- Unidentifiable layer of green: to infuse my lasagna with xmas cheer, I pureed ricotta with steamed, salted broccoli and nutmeg-seasoned spinach, wilted into submission. Voilà! Brilliant green cheese.

- Roasted orange melange: parsnips, turnips, and rutabagas (below), plus a delicata squash, sprinkled with a blend of grated parmesan and gruyere.

Turnips: purple-white and the bitterest of the three. Can be thinly sliced and added to salads when young and crisp. Pleasantly radish-y.

Parsnips: resemble chubby white carrots (and evoke the droopy-mustached Miyazaki character riding the elevator in Spirited Away). Slightly sweeter than turnips, but still earthy.

Rutabagas: their purple and orange skin, thicker than that of the other two, hides only orange flesh. Sweetest of the trio.

Note: all of these roots get rubbery as they grow larger and older or, ironically, as they sit in the crisper. This can be counteracted by oven-roasting or steaming and mashing them.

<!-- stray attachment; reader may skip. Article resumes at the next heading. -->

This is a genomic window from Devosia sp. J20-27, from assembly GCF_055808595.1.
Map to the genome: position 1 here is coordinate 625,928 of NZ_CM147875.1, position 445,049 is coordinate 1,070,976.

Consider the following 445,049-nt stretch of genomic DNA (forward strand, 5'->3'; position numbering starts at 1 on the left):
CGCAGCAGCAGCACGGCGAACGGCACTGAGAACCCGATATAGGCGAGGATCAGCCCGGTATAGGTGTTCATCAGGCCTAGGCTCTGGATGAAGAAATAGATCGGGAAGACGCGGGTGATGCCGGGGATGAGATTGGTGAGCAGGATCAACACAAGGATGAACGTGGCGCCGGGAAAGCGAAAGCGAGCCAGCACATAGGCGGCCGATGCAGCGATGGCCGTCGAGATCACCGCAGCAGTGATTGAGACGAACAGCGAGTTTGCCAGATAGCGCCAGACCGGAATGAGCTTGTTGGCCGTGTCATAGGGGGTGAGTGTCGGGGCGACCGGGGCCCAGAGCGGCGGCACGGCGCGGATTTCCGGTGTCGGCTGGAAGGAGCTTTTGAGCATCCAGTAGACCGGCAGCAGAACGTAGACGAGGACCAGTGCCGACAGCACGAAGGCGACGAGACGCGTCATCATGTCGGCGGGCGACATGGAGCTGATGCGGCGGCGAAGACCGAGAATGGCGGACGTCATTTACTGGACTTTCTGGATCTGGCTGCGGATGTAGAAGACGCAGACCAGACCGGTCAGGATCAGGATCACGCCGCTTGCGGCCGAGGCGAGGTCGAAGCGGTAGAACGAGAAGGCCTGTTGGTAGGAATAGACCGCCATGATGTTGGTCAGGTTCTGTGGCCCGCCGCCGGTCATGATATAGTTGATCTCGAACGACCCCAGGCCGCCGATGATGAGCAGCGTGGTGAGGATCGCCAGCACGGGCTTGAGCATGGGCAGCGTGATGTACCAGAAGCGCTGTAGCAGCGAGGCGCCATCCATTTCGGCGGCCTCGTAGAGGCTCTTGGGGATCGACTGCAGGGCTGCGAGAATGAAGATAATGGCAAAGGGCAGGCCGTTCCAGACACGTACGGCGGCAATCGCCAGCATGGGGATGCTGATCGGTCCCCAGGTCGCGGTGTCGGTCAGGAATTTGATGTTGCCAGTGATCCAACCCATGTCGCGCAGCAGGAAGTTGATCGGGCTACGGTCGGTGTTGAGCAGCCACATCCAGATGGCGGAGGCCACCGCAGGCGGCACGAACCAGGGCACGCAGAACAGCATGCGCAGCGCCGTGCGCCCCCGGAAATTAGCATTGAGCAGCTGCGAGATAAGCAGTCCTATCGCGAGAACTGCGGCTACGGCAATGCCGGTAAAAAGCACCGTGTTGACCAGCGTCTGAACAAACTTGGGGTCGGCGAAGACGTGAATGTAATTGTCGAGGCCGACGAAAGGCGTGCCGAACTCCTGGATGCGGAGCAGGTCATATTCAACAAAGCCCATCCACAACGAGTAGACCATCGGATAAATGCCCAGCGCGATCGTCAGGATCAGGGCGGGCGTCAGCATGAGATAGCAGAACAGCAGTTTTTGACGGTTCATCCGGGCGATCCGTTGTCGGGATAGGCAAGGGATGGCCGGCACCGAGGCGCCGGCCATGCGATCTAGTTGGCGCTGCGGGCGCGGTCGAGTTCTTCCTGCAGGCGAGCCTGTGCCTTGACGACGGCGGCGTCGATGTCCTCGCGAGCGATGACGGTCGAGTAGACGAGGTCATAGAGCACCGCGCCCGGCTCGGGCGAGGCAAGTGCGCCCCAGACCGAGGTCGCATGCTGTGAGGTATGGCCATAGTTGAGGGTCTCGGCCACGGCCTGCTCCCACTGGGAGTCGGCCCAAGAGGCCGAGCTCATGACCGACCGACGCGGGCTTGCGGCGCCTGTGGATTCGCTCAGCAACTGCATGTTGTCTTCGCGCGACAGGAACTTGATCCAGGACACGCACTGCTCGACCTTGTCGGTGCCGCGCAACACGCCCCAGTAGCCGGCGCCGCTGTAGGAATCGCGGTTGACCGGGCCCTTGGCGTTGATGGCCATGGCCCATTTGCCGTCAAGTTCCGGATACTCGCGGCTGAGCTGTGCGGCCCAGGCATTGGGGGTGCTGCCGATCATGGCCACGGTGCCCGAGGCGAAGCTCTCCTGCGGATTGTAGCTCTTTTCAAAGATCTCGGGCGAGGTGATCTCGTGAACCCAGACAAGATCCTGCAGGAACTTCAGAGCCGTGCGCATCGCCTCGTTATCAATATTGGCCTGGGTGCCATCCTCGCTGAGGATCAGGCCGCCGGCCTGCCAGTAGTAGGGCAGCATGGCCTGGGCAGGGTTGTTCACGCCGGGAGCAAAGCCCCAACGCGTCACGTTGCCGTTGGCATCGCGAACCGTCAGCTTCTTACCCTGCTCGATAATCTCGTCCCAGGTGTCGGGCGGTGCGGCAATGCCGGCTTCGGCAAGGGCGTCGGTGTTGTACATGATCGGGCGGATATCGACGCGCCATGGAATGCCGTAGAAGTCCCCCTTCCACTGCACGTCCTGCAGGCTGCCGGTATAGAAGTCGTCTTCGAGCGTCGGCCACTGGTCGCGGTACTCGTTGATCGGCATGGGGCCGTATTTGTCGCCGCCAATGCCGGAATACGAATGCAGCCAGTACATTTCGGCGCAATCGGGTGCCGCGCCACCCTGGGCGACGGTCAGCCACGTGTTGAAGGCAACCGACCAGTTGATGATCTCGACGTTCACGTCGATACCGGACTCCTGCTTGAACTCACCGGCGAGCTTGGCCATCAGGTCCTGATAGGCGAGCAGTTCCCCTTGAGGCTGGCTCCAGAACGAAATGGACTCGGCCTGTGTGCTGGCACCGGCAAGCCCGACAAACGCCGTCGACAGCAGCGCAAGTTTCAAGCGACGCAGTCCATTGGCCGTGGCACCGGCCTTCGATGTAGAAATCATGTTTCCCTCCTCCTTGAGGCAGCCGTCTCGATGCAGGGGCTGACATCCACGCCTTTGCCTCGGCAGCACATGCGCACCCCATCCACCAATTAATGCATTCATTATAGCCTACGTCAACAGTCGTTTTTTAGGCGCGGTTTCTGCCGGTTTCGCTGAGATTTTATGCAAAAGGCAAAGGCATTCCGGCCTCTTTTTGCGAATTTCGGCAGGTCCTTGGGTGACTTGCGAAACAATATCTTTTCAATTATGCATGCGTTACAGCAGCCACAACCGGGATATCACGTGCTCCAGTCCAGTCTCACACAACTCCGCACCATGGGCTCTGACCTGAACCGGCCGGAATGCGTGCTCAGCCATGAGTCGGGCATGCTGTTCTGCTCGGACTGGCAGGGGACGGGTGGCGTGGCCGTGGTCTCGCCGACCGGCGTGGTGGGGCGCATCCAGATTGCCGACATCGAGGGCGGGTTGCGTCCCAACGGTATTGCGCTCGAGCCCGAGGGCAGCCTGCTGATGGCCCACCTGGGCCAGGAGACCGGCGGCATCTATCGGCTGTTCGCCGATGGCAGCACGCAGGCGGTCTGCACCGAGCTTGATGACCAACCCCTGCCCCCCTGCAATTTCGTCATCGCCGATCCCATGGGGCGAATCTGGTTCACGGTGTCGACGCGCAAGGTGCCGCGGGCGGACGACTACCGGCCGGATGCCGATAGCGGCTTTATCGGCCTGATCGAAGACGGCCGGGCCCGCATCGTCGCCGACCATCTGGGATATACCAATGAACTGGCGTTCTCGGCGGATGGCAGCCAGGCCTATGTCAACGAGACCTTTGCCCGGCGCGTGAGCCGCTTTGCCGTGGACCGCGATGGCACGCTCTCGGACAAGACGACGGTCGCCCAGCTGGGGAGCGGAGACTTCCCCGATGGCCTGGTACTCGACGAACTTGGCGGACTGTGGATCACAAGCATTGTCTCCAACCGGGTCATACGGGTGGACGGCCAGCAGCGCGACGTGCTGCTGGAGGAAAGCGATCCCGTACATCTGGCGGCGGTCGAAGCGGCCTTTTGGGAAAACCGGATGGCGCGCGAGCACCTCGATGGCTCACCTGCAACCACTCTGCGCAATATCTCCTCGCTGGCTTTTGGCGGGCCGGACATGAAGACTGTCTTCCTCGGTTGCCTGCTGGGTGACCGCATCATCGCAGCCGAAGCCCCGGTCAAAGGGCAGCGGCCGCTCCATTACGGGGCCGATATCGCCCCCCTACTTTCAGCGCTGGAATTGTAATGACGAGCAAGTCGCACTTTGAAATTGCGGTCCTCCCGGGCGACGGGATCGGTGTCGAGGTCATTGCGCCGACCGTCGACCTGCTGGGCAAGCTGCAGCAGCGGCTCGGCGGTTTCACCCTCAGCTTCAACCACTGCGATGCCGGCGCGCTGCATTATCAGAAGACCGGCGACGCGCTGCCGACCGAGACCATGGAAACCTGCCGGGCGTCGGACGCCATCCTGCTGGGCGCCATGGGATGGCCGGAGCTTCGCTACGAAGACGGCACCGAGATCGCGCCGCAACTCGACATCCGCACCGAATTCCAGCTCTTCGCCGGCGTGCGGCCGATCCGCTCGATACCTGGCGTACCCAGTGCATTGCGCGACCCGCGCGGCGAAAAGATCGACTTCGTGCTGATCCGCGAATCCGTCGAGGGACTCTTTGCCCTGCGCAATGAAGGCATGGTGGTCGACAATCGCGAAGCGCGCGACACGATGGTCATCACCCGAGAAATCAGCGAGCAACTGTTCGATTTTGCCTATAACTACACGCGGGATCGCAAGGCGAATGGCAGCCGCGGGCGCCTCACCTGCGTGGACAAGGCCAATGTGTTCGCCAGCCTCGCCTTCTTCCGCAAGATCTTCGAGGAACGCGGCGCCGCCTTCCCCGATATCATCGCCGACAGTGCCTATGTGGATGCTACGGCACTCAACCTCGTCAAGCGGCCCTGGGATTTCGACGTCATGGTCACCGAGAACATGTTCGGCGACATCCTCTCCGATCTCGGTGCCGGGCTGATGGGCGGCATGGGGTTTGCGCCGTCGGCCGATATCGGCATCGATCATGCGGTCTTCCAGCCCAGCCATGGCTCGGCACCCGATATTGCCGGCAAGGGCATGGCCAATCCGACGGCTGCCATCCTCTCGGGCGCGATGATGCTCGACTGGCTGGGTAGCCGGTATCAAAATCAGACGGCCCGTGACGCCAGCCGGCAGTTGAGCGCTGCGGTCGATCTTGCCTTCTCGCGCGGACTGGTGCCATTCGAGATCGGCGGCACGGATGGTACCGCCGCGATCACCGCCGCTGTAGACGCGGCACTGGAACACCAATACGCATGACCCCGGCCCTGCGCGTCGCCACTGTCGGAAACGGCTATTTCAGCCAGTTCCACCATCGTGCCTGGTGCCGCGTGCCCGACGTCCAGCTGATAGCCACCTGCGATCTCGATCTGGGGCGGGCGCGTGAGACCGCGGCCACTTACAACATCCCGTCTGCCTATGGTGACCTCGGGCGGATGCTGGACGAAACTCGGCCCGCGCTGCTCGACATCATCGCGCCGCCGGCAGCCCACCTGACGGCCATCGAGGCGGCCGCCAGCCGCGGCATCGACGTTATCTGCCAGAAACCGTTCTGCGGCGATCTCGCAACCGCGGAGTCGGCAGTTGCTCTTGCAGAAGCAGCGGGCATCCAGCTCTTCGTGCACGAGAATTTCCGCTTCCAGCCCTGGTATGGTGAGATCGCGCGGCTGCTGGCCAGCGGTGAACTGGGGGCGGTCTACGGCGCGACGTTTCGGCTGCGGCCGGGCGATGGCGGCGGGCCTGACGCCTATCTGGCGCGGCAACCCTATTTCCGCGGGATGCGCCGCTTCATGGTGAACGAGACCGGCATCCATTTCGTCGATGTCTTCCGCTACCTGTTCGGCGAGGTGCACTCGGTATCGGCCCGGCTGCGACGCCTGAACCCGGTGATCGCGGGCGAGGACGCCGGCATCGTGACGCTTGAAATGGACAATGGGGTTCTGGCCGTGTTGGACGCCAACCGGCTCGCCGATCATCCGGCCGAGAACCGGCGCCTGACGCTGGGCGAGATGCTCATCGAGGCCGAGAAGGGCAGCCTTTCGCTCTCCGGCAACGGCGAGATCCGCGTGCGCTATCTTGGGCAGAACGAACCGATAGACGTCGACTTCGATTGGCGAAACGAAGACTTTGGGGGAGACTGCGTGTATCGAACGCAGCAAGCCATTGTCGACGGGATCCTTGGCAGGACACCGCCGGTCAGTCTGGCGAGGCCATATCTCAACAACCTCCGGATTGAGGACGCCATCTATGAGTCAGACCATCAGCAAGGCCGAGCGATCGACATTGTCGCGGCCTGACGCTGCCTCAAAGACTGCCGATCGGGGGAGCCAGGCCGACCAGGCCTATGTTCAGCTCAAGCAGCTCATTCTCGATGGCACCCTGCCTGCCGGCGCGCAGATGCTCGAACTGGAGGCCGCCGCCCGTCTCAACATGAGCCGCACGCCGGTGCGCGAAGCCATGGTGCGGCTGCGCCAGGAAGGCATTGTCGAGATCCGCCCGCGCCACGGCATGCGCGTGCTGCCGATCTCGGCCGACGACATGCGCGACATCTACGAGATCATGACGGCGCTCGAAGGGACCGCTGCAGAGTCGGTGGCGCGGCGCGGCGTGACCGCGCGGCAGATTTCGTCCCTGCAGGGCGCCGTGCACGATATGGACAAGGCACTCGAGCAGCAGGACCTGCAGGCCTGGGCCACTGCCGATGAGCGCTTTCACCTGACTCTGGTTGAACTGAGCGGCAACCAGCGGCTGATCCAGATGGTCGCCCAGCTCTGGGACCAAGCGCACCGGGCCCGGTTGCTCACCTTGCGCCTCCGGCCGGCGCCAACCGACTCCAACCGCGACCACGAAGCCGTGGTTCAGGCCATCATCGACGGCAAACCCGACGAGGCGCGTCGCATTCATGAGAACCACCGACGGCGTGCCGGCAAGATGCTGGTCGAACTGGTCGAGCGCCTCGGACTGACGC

Winter Vegetable Lasagna – adapted from Everyday Greens

Tomato-Zinfandel sauce (recipe follows)
1 large yellow onion, diced, about 2 cups
1/2 pound parsnips, peeled and cut into 1/2-inch cubes, about 1 1/2 cups
**I used parsnip, rutabaga, turnip, and delicata for a total of 5 1/2 cups veg. Please feel free to work with whatever your heart desires. The only important factor when choosing is that the ingredients roast at the same speed. You can chop the denser vegetables smaller, or roast on separate sheets if they're of vastly different texture - like zucchini and acorn squash.**
1 pound butternut squash, cut into 1/2 inch cubes, about 2 cups
1 pound celery root, peeled and cut into 1/2 inch cubes, about 2 cups
2 tablespoons extra-virgin olive oil
1/2 tablespoon minced garlic
Salt and pepper
1 tablespoon chopped fresh herbs: flat-leaf parsley, oregano, marjoram, thyme. (Use whichever herbs you have on hand. You can also use dried, but they should be added before the roasting of the veg rather than after.)
1 pound whole milk ricotta, about 2 cups
2 large eggs, beaten
5 oz parmesan, grated, about 1 1/2 cups